Bialik and Kabbalat Shabbat

January 4, 2019

Here I am in Tel Aviv, standing infront of the fabulous home of Chaim Nachman Bialik. Hayyim Nahman Bialik (1873-1934) was the Russian born “National Poet of the Jewish People.” (Yes . . . the Actress Mayim Bialik’s great grandfather and the poet were first cousins.) Even though he was a secular Jew, he had tremendous nostalgia for and appreciation of the traditional Jews of his generation, in spite of the tension he felt between the religious world and the secular world. For him, the Sabbath was the essence of Judaism . . . for Bialik, the peace and quiet of the traditional Sabbath was a sample of the future in which he believed all Jews would live in peace. While still in Odessa, he wrote a Hebrew song with the great cantor Pinchas Minkowsky which became famous even in the secular kibbutzim of the Yishuv (the Jewish Settlement in Palestine):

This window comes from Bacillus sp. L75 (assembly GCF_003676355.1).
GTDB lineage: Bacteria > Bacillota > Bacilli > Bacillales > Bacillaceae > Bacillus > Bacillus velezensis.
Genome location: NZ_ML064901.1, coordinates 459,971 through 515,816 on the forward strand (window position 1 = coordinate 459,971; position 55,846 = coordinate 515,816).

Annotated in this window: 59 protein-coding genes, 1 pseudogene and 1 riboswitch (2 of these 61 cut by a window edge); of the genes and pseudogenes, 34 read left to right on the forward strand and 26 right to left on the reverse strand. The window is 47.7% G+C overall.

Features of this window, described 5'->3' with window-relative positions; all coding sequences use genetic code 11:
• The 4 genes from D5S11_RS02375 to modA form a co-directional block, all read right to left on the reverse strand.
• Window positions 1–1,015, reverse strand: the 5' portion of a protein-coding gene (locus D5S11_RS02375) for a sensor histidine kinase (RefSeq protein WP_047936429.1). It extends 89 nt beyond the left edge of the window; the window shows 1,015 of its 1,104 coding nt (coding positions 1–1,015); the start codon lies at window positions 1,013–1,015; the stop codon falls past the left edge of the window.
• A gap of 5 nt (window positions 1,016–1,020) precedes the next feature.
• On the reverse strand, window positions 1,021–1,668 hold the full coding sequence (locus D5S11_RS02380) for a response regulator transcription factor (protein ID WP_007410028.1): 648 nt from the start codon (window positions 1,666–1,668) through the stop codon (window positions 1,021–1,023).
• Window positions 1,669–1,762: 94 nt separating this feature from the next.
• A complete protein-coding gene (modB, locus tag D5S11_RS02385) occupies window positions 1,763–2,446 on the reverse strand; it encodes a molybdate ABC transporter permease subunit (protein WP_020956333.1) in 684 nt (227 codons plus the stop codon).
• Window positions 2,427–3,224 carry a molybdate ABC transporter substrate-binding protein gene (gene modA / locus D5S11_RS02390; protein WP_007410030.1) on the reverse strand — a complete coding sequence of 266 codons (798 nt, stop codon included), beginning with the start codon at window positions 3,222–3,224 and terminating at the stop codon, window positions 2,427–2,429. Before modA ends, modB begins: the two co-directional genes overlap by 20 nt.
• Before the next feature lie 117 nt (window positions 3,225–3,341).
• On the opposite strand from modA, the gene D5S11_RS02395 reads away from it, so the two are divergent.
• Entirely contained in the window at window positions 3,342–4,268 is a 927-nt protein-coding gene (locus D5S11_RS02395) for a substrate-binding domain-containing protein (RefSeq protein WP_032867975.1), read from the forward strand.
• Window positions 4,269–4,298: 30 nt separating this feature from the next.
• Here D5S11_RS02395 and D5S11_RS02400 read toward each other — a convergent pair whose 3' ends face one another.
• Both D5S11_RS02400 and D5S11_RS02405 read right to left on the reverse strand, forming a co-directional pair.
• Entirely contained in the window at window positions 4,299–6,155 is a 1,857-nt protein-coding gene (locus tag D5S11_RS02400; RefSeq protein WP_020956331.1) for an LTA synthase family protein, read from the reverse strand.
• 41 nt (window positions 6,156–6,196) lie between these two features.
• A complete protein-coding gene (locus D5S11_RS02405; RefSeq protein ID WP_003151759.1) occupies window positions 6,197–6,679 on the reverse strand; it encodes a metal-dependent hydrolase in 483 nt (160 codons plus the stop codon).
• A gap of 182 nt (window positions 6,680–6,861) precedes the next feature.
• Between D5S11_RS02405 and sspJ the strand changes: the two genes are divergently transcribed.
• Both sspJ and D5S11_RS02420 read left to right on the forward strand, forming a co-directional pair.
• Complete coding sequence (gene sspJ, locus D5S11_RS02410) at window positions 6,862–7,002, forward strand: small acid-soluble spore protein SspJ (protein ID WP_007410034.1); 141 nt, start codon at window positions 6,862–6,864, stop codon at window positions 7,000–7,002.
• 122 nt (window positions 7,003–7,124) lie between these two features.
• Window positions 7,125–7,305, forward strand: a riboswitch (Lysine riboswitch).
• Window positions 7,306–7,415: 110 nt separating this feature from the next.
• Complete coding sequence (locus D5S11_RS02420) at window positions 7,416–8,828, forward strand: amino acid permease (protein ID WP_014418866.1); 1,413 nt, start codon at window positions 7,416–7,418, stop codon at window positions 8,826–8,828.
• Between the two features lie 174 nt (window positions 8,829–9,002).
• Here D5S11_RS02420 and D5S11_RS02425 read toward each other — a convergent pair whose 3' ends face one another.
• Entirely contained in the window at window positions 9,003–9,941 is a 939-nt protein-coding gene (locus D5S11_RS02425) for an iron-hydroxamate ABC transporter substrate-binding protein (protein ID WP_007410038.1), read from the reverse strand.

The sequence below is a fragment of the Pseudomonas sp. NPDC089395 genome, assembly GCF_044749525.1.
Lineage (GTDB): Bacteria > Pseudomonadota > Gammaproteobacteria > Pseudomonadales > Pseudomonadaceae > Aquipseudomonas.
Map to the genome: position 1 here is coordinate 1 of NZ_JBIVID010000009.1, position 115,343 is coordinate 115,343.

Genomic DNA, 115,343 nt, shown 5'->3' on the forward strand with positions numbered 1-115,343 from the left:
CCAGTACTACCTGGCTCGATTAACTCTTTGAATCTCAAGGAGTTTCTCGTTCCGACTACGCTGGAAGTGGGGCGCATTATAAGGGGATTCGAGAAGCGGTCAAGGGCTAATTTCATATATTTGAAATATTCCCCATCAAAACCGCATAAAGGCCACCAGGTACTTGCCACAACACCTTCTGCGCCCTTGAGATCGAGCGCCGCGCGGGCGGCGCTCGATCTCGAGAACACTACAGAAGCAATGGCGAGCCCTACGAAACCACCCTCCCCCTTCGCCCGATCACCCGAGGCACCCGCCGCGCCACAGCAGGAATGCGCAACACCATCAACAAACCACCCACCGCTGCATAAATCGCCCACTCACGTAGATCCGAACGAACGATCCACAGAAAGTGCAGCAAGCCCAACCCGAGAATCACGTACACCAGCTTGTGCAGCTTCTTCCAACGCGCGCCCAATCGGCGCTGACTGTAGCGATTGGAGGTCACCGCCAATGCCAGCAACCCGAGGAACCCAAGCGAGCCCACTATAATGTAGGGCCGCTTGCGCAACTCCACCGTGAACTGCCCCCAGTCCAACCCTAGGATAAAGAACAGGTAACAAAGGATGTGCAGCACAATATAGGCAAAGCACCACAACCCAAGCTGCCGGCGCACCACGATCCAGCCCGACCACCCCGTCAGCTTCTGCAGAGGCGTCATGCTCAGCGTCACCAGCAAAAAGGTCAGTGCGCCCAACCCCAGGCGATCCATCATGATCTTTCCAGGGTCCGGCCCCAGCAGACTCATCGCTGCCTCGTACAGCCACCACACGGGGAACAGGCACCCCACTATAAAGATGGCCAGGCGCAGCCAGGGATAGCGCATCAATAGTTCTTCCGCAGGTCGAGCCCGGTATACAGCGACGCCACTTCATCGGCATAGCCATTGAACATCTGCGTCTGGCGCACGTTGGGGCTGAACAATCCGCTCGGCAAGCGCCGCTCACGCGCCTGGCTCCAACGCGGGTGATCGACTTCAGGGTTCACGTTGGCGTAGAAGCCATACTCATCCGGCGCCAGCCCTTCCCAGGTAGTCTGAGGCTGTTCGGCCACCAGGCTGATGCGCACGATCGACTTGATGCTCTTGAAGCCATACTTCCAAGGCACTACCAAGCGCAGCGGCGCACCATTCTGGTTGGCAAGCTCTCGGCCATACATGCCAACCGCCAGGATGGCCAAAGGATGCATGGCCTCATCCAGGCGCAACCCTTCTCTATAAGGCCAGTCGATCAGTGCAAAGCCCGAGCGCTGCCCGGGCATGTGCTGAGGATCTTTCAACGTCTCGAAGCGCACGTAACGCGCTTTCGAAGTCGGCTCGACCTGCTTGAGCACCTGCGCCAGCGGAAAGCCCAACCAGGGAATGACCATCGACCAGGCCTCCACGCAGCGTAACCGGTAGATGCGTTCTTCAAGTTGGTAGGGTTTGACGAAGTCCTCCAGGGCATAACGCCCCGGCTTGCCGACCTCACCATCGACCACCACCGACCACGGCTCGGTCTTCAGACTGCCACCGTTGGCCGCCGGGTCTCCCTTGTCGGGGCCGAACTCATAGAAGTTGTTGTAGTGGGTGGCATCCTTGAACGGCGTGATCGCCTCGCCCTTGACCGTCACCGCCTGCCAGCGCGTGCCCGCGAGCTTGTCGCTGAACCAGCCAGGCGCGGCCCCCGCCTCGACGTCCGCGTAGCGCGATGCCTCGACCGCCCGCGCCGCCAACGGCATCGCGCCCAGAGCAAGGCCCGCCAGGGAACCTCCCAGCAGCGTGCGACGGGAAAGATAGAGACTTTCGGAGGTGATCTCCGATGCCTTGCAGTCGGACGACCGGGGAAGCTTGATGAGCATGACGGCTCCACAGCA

The Sabbath Queen

The sun has already disappeared beyond the treetops,
Come let us go and welcome the Sabbath Queen,
She is already descending among us, holy and blessed,
And with her are angels, a host of peace and rest,
Come, O Queen,
Come, O Bride,
Peace be unto you, O Angels of Peace.'

We have welcomed the Shabbat with song and prayer,
Let us return home our hearts full of joy.
There, the table is set, the lights are lit,
Every corner of the house is shining with a divine spark.
A good and blessed Shabbat.
A good and blessed Shabbat.
Come in peace, O Angels of Peace. 

Even after Bialik made aliyah to Israel in 1924, he held a Sabbath Salon at his house nearly every Shabbat Afternoon. He called these salons Kabbalat Shabbat (Welcoming the Sabbath). The song itself is still sung today all over the Jewish world.

I’ll write more about Bialik and his relationship with the Sabbath in two weeks.


Shabbat Shalom.